If I have sensors everywhere and maybe my car tells me, like Audi, it talks to me and it gives me emails and that sort of thing, what will my phone eventually do for me? Does it just sit in my pocket and every now and then, I pull it out because I need the actual internet? Or am I going to not really need a phone because my information’s coming through Google Glass or some sort of an interface like that? Does it become a weird computer that powers all or ties in to all of these other things in my pocket?
Simon Segars 09:28
It depends on how you take it. I think it also depends on the performance of their networks and particularly the latency. In a world where you have zero latency and a ton of bandwidth and infinite cloud computing, then all your data can live somewhere else. Your whole experience can be in the cloud. The thing that you carry around where it just happens to be something that lets you see into it and if you lose it, then you just get another one. The reality though is – for a very, very long time to come, there’s going to be some tradeoff between what you compute on the device you carry and what you compute in the cloud. And that’s one of the tradeoffs that may change, but at the moment – for the foreseeable future, there doesn’t seemed to be a shortage of demand for compute performance in the phone. Be it raw CPU performance. Be it GPU performance or video streaming, all these kinds of things are going to rely on a lot of technology in the phone.
Stacey Higginbotham 10:29
What about battery life? ARM is famous for low power processors, but still, no one is happy with battery life. As I start putting more sensors out there and more computers in weird places, where are our advances and power coming from? When are we going to solve that or go there? Or is that essentially solved?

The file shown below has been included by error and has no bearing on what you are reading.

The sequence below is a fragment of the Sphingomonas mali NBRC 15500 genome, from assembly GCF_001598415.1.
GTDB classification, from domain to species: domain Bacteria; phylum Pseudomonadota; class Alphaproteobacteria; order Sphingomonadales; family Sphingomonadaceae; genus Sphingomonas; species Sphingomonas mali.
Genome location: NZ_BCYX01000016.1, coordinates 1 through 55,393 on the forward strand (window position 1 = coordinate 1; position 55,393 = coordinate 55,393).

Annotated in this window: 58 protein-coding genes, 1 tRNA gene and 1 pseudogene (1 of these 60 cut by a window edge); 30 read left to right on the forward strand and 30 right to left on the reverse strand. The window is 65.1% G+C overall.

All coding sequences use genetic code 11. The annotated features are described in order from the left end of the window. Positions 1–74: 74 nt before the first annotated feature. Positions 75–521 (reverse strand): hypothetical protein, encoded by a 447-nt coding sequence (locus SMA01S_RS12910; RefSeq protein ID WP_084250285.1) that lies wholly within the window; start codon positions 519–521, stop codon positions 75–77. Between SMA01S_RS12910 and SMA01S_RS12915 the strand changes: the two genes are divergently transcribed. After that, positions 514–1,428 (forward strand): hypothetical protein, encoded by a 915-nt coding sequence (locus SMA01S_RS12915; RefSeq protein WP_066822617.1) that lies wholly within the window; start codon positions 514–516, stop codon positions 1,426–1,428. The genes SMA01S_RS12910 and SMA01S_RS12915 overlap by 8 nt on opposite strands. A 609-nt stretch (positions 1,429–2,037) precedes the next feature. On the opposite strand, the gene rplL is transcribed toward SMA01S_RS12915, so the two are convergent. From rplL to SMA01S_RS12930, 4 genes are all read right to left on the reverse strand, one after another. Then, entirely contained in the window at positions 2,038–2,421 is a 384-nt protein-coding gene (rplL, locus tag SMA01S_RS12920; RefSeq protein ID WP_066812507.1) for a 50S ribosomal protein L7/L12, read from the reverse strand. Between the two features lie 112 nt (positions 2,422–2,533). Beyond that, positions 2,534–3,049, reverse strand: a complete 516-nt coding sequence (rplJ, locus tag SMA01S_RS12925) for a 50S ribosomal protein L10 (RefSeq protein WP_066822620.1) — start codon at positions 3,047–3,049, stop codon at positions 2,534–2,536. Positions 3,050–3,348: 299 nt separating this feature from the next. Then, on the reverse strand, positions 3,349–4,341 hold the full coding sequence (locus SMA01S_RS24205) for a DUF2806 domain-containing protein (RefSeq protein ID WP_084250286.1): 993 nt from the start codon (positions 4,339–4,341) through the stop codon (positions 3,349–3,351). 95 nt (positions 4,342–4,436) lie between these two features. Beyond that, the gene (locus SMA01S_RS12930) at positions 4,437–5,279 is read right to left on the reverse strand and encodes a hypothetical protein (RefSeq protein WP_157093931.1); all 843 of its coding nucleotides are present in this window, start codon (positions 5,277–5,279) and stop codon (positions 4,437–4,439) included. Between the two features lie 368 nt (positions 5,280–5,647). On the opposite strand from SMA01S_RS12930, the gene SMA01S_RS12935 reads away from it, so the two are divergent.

Chris Albrecht 10:59
I don’t think it’s solved. It’ll be great if one day batteries suddenly got a lot better, but we’re not banking on that. If you look at the trends over time, compute performance gets exponential and actually, it gets better in about 10% a year – it’s a growing gap. We are not relying on any fundamental shift in battery technology. It’s got to be about how you design the chips or how you put the silicons together and how you get really smart about activating the part of the chip that’s going to do job right now. And how you evolve computing, so you’ve got the right compute engine doing the right kind of task to do it the most appropriate way. That’s an intellectually challenging problem for us – solving the material side and battery–
Stacey Higginbotham 11:46
It’s someone else’s job.
Simon Segars 11:48
Yes.
Stacey Higginbotham 11:48
What about things like energy harvesting chips, not necessarily for you phone, but for your sensors? That’s kind of a hardware thing that you might have to deal with.
Simon Segars 11:58
Yes, that’s something that we’re doing necessarily. Some of our guys talk to some of the researchers who are working on that because in the internet of things, it could be lots of things for lots of different people. One category is definitely very small processors with sensors and with wireless connectivity. It is placed somewhere that you never want to have to go and touch again. You don’t want to have to go and change your battery. You might not easily be able to get electricity to it. So energy harvesting is going to help deliver that. Again, it’s one of those things I’m hoping, that somebody else solves.
Stacey Higginbotham 12:31
One of the cool things that I’m really excited about, vigorous computing has made hardware cool again. We have all these companies here and they’re all making physical products. Obviously this is good for you because you’ve got more physical products and more chips sold. Can you talk about your thoughts on this idea that hardware is cool again? And how long will that last? How does that change business models? Or what you might advice someone to go do?
Simon Segars 13:08